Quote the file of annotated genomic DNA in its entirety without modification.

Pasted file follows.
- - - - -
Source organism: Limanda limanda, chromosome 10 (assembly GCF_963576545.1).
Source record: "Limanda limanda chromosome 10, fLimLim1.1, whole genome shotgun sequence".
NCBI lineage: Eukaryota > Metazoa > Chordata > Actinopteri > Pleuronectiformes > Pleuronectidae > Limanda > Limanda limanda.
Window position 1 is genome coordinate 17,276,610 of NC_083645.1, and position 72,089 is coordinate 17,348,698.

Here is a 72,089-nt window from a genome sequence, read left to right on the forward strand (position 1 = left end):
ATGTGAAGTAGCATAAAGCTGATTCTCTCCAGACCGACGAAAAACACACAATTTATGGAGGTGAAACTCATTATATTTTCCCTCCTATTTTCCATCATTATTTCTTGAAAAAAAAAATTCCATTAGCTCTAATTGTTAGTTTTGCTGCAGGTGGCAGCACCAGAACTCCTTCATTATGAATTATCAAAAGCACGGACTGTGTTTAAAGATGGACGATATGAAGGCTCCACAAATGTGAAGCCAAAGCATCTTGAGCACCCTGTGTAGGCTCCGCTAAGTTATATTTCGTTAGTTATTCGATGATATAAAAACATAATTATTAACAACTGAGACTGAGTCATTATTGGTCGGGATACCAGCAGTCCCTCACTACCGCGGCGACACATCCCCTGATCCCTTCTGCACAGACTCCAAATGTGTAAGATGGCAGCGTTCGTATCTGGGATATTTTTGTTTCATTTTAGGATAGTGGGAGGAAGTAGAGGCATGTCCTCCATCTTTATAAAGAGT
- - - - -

Source organism: Limanda limanda, chromosome 10 (assembly GCF_963576545.1).
Source record: "Limanda limanda chromosome 10, fLimLim1.1, whole genome shotgun sequence".
NCBI lineage: Eukaryota > Metazoa > Chordata > Actinopteri > Pleuronectiformes > Pleuronectidae > Limanda > Limanda limanda.
Window position 1 is genome coordinate 17,276,610 of NC_083645.1, and position 72,089 is coordinate 17,348,698.

Here is a 72,089-nt window from a genome sequence, read left to right on the forward strand (position 1 = left end):
ATGTGAAGTAGCATAAAGCTGATTCTCTCCAGACCGACGAAAAACACACAATTTATGGAGGTGAAACTCATTATATTTTCCCTCCTATTTTCCATCATTATTTCTTGAAAAAAAAAATTCCATTAGCTCTAATTGTTAGTTTTGCTGCAGGTGGCAGCACCAGAACTCCTTCATTATGAATTATCAAAAGCACGGACTGTGTTTAAAGATGGACGATATGAAGGCTCCACAAATGTGAAGCCAAAGCATCTTGAGCACCCTGTGTAGGCTCCGCTAAGTTATATTTCGTTAGTTATTCGATGATATAAAAACATAATTATTAACAACTGAGACTGAGTCATTATTGGTCGGGATACCAGCAGTCCCTCACTACCGCGGCGACACATCCCCTGATCCCTTCTGCACAGACTCCAAATGTGTAAGATGGCAGCGTTCGTATCTGGGATATTTTTGTTTCATTTTAGGATAGTGGGAGGAAGTAGAGGCATGTCCTCCATCTTTATAAAGAGT